Earth's water piggybacked on asteroids, not comets

Whether comets or asteroids were the source of Earth's water has long been the subject of debate. Now an analysis of the composition of meteorites suggests the water did not originate in the outer solar system, a finding that favours asteroids as the vehicle for its arrival.

Both asteroids and comets are found in a region of the solar system known as the asteroid belt, which occupies a wide swathe of space between the orbits of Mars and Jupiter. However, comets with their icy tails would have been born in the chillier region of space between Saturn and Jupiter and then migrated into the asteroid belt.

To find out whether comets or asteroids were the parents of carbonaceous chondrites: rare meteorites which delivered water and volatile elements such as nitrogen, carbon and hydrogen to Earth, a team led by Conel Alexander from the Carnegie Institution of Washington in Washington DC measured the amount of deuterium &nash; a heavy isotope of hydrogen – in 86 chondrite samples found on Earth.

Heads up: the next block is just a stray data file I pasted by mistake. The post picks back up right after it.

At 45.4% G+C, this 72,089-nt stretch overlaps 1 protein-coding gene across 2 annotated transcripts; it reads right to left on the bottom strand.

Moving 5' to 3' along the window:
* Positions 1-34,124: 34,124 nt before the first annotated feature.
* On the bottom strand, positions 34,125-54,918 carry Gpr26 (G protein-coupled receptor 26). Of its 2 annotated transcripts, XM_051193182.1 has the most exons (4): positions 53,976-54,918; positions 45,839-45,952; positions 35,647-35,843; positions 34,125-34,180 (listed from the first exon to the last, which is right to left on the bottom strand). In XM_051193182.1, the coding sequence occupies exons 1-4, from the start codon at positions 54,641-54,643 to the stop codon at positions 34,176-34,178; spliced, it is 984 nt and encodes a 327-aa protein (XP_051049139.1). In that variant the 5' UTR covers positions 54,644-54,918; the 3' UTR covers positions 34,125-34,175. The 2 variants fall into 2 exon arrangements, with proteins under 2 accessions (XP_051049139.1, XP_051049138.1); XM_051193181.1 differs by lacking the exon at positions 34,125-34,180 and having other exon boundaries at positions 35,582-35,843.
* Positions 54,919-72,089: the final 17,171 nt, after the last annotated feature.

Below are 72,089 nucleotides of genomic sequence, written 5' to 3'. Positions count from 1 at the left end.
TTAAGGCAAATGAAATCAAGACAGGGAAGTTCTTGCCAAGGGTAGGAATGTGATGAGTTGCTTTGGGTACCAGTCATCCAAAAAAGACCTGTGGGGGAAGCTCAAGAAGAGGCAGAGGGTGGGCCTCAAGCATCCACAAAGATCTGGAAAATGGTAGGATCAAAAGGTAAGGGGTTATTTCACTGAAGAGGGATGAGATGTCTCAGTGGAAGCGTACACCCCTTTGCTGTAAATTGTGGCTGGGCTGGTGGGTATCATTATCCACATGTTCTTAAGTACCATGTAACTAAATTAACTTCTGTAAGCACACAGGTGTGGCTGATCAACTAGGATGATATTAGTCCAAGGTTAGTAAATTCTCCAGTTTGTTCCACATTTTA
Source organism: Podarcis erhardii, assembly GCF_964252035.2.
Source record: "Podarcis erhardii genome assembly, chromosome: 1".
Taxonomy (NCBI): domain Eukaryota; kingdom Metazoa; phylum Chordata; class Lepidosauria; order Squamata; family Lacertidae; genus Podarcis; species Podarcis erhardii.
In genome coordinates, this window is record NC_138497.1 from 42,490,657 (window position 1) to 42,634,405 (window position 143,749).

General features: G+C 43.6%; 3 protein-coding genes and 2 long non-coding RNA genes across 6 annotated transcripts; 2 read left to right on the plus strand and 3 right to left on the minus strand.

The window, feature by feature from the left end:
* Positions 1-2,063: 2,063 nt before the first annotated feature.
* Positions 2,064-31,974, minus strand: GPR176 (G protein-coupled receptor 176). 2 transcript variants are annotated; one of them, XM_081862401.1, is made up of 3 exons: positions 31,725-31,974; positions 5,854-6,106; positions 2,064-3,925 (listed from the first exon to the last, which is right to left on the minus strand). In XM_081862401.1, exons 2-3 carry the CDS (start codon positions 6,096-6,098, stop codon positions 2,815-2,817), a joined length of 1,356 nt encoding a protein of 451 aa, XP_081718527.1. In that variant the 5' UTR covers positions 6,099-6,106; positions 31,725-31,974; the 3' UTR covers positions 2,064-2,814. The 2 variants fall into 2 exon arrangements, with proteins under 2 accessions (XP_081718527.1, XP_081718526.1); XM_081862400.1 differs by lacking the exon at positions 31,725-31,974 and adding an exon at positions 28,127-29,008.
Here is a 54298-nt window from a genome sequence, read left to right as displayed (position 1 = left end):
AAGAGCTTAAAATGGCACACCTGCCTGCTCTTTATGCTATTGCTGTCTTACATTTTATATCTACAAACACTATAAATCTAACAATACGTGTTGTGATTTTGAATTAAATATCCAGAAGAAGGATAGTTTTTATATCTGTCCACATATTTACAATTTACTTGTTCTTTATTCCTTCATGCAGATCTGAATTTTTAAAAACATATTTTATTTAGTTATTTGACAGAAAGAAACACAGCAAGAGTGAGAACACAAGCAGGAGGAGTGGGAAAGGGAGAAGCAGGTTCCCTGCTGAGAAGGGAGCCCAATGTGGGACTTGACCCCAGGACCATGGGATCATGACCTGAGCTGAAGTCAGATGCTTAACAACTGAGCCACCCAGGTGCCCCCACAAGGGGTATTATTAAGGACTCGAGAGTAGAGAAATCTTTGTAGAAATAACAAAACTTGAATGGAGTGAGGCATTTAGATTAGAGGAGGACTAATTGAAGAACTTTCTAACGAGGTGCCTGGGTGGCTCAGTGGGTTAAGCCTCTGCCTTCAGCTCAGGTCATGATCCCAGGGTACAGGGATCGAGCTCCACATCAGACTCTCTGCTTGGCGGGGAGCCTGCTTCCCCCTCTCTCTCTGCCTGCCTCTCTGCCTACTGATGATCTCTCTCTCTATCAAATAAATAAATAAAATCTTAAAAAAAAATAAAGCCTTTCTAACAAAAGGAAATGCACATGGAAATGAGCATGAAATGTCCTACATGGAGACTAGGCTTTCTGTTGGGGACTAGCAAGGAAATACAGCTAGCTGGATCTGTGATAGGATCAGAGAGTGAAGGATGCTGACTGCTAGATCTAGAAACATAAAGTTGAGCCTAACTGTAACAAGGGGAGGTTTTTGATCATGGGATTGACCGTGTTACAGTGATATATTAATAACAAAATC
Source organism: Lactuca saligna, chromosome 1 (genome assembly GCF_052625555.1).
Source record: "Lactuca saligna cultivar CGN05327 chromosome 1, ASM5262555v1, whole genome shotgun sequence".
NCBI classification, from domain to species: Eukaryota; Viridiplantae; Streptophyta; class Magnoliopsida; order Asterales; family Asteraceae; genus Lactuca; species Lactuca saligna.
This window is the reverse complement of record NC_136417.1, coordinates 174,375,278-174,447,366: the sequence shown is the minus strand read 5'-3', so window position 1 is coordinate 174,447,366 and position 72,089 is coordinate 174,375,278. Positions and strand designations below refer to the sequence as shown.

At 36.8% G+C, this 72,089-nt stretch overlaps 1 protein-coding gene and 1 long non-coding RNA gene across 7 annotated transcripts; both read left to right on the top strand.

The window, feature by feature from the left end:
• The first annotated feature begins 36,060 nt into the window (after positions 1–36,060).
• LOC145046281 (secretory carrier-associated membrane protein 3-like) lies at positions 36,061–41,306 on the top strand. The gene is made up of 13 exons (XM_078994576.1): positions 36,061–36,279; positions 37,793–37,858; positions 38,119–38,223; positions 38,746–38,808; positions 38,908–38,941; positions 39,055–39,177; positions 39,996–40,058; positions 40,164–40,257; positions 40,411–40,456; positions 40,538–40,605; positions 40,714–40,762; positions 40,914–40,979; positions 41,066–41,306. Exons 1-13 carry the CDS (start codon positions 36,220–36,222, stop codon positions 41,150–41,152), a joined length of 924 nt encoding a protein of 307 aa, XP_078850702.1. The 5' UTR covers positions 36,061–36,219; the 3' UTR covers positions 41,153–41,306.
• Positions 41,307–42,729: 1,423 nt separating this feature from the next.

The further from the sun an object was formed, the more deuterium-rich it tends to be. The chondrites Alexander tested turned out to contain significantly less deuterium than comets, indicating that the chondrites most likely originated in a different place. "So, they probably formed closer in to the sun," says Alexander, most likely in the asteroid belt itself.

Despite the finding, exactly where the chondrites formed remains an open question – one that is particularly difficult to answer, says Fred Ciesla, a researcher at the University of Chicago, Illinois, who models the formation of planets. "You can't just say, you formed something at this one location and it sat there for 4.5 billion years. Things move around all the time," he says


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